There are lots of creepy things about such dictatorial statements of moving morally backward in order to go politically “forward.” Concerning issues dear to the president’s heart — climate change, more gun control, de facto amnesty, more massive borrowing supposedly to jump-start the anemic, jobless recovery — Obama not long ago had a Continue reading “Governing by Pen and Phone”→
There are all sorts of time bombs embedded within Obamacare.
Will we force doctors to treat the millions of new Medicaid patients who are signing up for services that can be only partially reimbursed? How exactly will the IRS collect penalties from millions of off-the-books youth who choose not to buy coverage? Continue reading “The Obamacare Generation”→
The Republicans are feeling confident these days. The slow-motion debacle of Obamacare promises to keep that albatross around the necks of the Democrats at least through next year’s midterm elections. The IRS, NSA, and Benghazi scandals are still simmering, and any day new information may emerge that puts them back on the front page. Obama’s disapproval rating is at 53.4%, according to the RealClearPoliticsaverage of 11 polls. The Republican Party’s approval numbers are still lower than Democrats’, but they are trending up while the Dems are moving down. Continue reading “The Progressive Reality Is Here”→
Most two-term presidents leave some sort of legacy. Ronald Reagan won the Cold War. George W. Bush prevented another 9/11, and constructed an anti-terrorism protocol that even his critical successor embraced and often expanded.
Even our one-term presidents have achieved something. JFK got Soviet missiles out of Cuba. LBJ oversaw passage of civil rights legislation. Jerry Ford restored integrity to the White House. Jimmy Carter finally issued the Carter Doctrine to stop Soviet expansionism at the Persian Gulf. George H.W. Bush won the first Persian Gulf War and got Saddam Hussein out of Kuwait.
And even our impeached or abdicated presidents at least left some positive legacies. Richard Nixon went to China and enacted détente. Bill Clinton through compromise balanced the budget and incurred budget surpluses.
The media and pundits treat politics like a sport. The significance of the recent agreement to postpone the debt crisis until January, for instance, is really about which party won and which lost, which party’s tactics are liable to be more successful in the next election, and which politician is a winner and which a loser. But politics rightly understood is not about the contest of policies or politicians. It’s about the philosophical principles and ideas that create one policy rather than another—that’s what it should be about, at least.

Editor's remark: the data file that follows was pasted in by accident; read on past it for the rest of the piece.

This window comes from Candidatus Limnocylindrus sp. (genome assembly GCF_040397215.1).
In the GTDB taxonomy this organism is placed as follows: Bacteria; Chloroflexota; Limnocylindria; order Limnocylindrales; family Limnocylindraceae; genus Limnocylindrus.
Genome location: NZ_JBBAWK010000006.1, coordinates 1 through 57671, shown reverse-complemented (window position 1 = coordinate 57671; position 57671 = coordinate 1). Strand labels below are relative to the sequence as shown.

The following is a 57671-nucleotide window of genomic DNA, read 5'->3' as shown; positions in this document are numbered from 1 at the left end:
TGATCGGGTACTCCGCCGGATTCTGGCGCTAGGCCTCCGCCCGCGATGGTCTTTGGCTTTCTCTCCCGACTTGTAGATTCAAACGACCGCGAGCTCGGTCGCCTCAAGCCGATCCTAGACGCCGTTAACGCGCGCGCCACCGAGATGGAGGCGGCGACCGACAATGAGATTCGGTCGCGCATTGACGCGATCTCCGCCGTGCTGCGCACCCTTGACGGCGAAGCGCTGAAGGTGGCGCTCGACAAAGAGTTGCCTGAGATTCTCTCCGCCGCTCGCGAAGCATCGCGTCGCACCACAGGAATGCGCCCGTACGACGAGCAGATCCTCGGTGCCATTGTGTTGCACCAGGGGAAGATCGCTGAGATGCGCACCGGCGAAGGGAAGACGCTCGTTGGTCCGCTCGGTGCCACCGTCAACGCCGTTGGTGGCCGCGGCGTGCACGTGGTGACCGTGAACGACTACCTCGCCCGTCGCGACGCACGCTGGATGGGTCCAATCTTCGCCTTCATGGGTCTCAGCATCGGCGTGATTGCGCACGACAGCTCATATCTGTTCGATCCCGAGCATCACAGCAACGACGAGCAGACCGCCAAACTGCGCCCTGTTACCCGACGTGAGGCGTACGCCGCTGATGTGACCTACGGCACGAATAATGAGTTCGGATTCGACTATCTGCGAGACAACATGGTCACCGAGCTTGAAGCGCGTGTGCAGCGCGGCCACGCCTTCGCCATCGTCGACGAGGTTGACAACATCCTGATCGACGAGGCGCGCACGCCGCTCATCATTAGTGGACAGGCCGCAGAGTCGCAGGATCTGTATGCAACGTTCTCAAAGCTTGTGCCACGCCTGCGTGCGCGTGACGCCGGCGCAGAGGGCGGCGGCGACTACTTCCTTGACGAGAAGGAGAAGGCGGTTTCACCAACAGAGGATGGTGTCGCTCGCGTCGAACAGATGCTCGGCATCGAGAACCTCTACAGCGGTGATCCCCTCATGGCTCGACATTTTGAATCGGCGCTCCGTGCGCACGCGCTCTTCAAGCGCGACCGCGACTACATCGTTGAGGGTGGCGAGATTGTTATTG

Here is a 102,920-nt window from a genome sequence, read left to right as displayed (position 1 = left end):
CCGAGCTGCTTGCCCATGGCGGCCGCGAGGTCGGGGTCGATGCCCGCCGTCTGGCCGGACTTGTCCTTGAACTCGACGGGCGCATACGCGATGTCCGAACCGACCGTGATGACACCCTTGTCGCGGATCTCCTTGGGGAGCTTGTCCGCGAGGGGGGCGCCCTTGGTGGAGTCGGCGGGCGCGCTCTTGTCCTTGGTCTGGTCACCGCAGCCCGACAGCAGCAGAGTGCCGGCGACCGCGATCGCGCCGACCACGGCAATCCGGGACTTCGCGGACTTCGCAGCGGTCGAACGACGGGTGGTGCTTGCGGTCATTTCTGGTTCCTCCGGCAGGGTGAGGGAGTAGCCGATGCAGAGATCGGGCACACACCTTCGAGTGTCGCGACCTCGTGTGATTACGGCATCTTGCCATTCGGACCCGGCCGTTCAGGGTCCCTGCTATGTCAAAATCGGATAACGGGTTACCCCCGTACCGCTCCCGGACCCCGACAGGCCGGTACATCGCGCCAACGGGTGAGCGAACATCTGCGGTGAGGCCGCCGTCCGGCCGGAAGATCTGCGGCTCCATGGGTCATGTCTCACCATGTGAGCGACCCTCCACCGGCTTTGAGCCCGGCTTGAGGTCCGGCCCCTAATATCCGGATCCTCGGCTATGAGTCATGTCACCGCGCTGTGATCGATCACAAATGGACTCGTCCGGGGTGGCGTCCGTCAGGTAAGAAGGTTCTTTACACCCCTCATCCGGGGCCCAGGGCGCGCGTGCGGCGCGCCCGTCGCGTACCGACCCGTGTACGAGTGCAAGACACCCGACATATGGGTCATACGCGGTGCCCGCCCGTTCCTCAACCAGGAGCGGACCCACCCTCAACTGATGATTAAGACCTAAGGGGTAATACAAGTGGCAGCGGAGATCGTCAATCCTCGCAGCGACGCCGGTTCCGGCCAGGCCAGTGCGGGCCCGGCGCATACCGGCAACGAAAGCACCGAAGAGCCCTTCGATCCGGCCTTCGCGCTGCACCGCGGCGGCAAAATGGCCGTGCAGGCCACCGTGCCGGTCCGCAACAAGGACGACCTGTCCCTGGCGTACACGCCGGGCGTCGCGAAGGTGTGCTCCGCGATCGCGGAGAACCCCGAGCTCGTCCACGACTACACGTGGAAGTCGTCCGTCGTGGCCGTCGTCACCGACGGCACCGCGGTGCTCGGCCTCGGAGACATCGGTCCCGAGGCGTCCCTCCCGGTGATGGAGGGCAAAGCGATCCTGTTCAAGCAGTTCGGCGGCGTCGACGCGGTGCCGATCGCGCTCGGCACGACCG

From that point of view, the conflict between Democrats and Republicans concerns the size and role of the federal government, which is no surprise to anyone who even casually follows politics. But more important are the ideas that ground arguments for or against limited government. These ideas include our notions of human nature, and what motivates citizens when they make political decisions. Our political conflicts today reflect the two major ways Americans have answered these questions.
The framing of the Constitution itself was predicated on one answer, best expressed by Italian philosopher Niccolo Machiavelli: “It is necessary to whoever arranges to found a Republic and establish laws in it, to presuppose that all men are bad and that they will use their malignity of mind every time they have the opportunity.” Throughout the debates during the Constitutional convention, the state ratifying conventions, and the essays in the Federalist, the basis of the Constitution was the view that human nature is flawed.
As Alexander Hamilton wrote in Federalist 6,men are “ambitious, vindictive and rapacious,” and are motivated by what James Madison called “passions and interests.” These destructive passions and selfish interests were particularly predominant among the masses, whose ignorance of political theory and history left them vulnerable to demagogues. Continue reading “The Political Debate We Need to Have”→